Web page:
What are the strengths of CDR data?

There are a range of sources of big data which provide exciting new opportunities to address gaps in data from traditional sources, such as surveys, and to produce more timely and disaggregated statistics.

The ubiquity of mobile devices globally, including high penetration in low- and middle-income countries (LMICs), provides a particularly promising source of data. The International Telecommunication Union (ITU) estimates that 97% of the global population, including 90% of people in the least developed countries (LDCs), have mobile network coverage and that there are 110 mobile-cellular telephone subscriptions per 100 people globally, and 76 subscriptions per 100 people in LDCs.

Mobile phone data containing the timestamped locations for individuals, such as CDRs, signalling data and mobile GPS data, can provide high quality, granular information on human mobility. As these types of mobility data are automatically generated in real time, this allows for the rapid production of timely, quantitative insights in situations where accurate, up-to-date information is paramount.

Mobile phone data also covers large geographic areas, with data from mobile network operators (MNOs) covering entire countries.

CDR data have a range of strengths compared to other forms of mobile device location data

CDRs are used by MNOs for billing purposes and are therefore routinely recorded as part of the normal business operations. This reduces the need for additional data infrastructure to store data that would not otherwise be collected or stored by an MNO. Furthermore, the lower frequency at which CDR data are generated, compared to signalling or GPS data, also reduces the demands on the data infrastructure as there is a smaller quantity of data to store.

CDRs are also generated regardless of the type of mobile device, meaning that CDR data have higher penetration than GPS data from applications on smart devices, particularly in LMICs where smart devices are less prevalent. In LMICs in Sub-Saharan Africa, data-enabled mobile devices only account for 55% of devices, compared to 90% in high-income countries.

Furthermore, CDR data are passively generated when subscribers use their mobile devices, rather than being generated by actively sending a signal to devices to determine their location. Actively generated signalling data, in comparison, may require subscribers to opt-in to have their data collected in this way.

The strengths mean CDR data is especially well suited to estimating changes in the geographic distribution and mobility of populations in response to specific events, such as a disaster or the introduction of government restrictions to control the spread of disease, and estimating the variation around routine distribution mobility patterns.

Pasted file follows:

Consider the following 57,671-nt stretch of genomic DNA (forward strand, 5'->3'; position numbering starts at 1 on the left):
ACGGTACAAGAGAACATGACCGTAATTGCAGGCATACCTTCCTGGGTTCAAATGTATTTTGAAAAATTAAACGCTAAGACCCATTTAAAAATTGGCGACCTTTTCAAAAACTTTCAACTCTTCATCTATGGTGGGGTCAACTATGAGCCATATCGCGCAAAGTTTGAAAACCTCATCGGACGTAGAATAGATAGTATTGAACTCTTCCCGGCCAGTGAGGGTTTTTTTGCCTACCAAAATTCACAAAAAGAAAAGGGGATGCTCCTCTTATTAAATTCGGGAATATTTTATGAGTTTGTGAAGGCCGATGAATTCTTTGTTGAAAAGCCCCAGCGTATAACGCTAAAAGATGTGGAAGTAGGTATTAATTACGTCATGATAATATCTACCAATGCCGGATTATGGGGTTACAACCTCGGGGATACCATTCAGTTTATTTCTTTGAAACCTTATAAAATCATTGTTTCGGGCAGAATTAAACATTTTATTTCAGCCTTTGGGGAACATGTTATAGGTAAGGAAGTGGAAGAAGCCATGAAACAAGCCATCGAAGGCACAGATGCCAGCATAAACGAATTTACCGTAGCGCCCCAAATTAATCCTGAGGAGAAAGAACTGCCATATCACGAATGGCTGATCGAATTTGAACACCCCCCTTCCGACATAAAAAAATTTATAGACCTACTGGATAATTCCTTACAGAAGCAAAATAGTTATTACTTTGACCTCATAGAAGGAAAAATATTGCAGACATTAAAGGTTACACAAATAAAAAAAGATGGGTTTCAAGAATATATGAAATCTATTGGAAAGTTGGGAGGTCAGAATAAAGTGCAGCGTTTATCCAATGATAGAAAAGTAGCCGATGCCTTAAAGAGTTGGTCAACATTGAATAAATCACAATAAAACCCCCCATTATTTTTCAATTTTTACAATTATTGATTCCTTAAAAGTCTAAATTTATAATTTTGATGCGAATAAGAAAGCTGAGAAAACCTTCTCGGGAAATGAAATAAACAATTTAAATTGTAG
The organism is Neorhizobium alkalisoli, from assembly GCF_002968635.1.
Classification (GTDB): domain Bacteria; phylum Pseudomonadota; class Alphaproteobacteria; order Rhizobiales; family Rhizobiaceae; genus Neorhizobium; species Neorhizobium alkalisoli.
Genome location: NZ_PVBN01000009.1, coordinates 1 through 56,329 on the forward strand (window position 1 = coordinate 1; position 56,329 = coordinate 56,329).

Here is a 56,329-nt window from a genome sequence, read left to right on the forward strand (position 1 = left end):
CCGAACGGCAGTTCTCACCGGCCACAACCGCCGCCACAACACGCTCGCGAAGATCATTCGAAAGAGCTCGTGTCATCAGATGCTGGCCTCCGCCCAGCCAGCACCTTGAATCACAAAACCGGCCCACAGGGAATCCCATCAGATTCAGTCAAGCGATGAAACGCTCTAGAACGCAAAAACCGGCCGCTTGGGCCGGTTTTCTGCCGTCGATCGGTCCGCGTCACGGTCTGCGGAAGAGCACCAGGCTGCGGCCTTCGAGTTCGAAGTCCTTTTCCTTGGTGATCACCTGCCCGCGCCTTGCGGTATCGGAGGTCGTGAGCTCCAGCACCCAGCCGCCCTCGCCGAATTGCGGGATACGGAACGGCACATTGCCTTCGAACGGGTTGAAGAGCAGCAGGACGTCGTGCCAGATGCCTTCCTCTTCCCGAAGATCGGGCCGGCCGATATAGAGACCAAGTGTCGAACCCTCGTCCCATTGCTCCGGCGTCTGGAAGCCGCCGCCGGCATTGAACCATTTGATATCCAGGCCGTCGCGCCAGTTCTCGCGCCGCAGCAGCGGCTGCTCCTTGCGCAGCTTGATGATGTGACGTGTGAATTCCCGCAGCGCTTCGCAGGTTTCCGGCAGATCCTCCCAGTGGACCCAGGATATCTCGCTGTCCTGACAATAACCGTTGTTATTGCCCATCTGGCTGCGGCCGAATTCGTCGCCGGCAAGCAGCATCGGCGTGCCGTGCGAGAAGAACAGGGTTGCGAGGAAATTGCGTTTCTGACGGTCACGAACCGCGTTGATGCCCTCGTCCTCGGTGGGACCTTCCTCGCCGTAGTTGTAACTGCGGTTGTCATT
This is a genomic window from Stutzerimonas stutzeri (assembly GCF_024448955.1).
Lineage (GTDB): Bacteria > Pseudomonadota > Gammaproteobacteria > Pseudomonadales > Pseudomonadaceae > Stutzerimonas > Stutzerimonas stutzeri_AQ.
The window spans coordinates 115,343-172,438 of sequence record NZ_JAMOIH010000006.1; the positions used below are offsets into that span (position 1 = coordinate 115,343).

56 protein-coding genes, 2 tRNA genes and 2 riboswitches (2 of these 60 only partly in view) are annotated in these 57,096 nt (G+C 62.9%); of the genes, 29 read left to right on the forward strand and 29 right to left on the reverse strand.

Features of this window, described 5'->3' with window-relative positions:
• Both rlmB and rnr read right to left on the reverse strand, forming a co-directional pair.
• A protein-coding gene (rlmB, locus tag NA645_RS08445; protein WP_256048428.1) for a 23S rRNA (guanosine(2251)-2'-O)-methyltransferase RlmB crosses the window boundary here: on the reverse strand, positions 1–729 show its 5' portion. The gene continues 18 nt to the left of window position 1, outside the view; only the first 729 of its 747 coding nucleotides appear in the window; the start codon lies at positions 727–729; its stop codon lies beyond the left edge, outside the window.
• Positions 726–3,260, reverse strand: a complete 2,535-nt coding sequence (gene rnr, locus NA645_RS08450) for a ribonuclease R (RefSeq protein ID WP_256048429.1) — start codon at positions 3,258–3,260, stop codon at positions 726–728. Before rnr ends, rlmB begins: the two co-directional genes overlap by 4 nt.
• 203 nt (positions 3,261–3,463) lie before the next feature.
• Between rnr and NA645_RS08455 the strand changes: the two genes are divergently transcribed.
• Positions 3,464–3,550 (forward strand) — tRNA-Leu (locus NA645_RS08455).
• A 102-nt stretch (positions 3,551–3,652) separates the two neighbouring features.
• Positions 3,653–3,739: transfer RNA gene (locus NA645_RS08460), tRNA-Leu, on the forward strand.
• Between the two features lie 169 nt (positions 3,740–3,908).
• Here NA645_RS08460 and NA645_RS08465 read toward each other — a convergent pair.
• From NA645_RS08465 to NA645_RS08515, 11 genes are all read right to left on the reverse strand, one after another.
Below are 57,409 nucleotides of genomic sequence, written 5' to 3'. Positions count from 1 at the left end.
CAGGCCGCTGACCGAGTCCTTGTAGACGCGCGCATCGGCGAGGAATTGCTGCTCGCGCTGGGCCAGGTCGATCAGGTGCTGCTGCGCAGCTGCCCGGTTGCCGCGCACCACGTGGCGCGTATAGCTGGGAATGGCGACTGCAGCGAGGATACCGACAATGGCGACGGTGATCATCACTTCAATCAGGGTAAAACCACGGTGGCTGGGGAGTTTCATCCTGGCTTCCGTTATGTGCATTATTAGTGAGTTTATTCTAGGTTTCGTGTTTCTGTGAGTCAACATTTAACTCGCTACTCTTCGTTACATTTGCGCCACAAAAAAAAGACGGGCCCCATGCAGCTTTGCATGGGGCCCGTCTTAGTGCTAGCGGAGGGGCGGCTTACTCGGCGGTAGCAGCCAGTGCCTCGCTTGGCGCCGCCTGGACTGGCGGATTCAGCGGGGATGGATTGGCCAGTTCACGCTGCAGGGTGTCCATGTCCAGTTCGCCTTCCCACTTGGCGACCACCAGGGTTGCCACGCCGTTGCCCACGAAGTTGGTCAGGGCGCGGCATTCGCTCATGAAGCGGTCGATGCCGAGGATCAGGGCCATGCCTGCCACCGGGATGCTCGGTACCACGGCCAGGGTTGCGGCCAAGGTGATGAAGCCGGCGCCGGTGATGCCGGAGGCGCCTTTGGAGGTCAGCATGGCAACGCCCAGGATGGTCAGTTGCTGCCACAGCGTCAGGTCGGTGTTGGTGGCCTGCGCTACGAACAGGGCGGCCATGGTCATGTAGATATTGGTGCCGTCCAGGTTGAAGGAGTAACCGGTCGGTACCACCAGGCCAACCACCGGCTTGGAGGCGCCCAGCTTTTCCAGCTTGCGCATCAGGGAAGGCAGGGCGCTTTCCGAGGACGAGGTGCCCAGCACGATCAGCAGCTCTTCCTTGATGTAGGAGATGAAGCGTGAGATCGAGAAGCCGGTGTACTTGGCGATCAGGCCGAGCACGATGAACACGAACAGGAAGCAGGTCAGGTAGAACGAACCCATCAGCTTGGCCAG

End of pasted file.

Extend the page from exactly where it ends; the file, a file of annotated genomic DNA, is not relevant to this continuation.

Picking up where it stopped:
Strengths of CDR data

  • High penetration, worldwide
  • Covers large geographic scales, including entire countries
  • Billions of data points from millions of people
  • Relatively high spatial and temporal resolution
  • Near-real time
  • Already generated and stored by MNOs

What are the limitations of CDR data?

Call detail records (CDRs) are an exciting source of mobility data with a number of strengths when compared to traditional data sources, such as surveys and censuses. However, CDR data have their own limitations which we should address when planning to generate insights from the analysis of CDR data.

In order to interpret CDR-derived indicators correctly and support evidence-based decision-making informed by the resulting insights, it is important to understand these limitations and how they can be addressed.

Adjusting for representation biases

As with any dataset, CDR datasets include only a sample of the population of interest (e.g. the national population or the population of a city). It is therefore important to assess how representative this sample is of the population as a whole.

CDRs are generated in an MNO’s systems when network events are routed through the network belonging to that MNO and are attributed to a subscriber. In order to be included in a CDR dataset, an individual must therefore first own a mobile device and second subscribe to the MNO(s) whose CDR data are being processed. Furthermore, a subscriber must use their mobile device often enough to generate sufficient network events for analysis. This usage threshold for inclusion in the analysis will vary depending on the questions we’re trying to answer. For example, a subscriber who makes two calls a week is not suitable for analyses of movements over short time periods such as studies of commuting behaviours.

As a result, there are several layers of filters affecting the sample of the population included in the dataset:

  • Mobile phone ownership
  • Subscription to a participating MNO
  • Sufficient usage of the mobile device during the study period

The sample of the population which meets these criteria is not random and therefore not fully representative of the whole population. For each of these filters, factors such as age, gender and socio-economic status may affect whether an individual is included in the dataset. For example, young children may be unlikely to possess a mobile device, or less wealthy subscribers may use their mobile device less frequently or subscribe to particular MNOs.

Representativeness Filters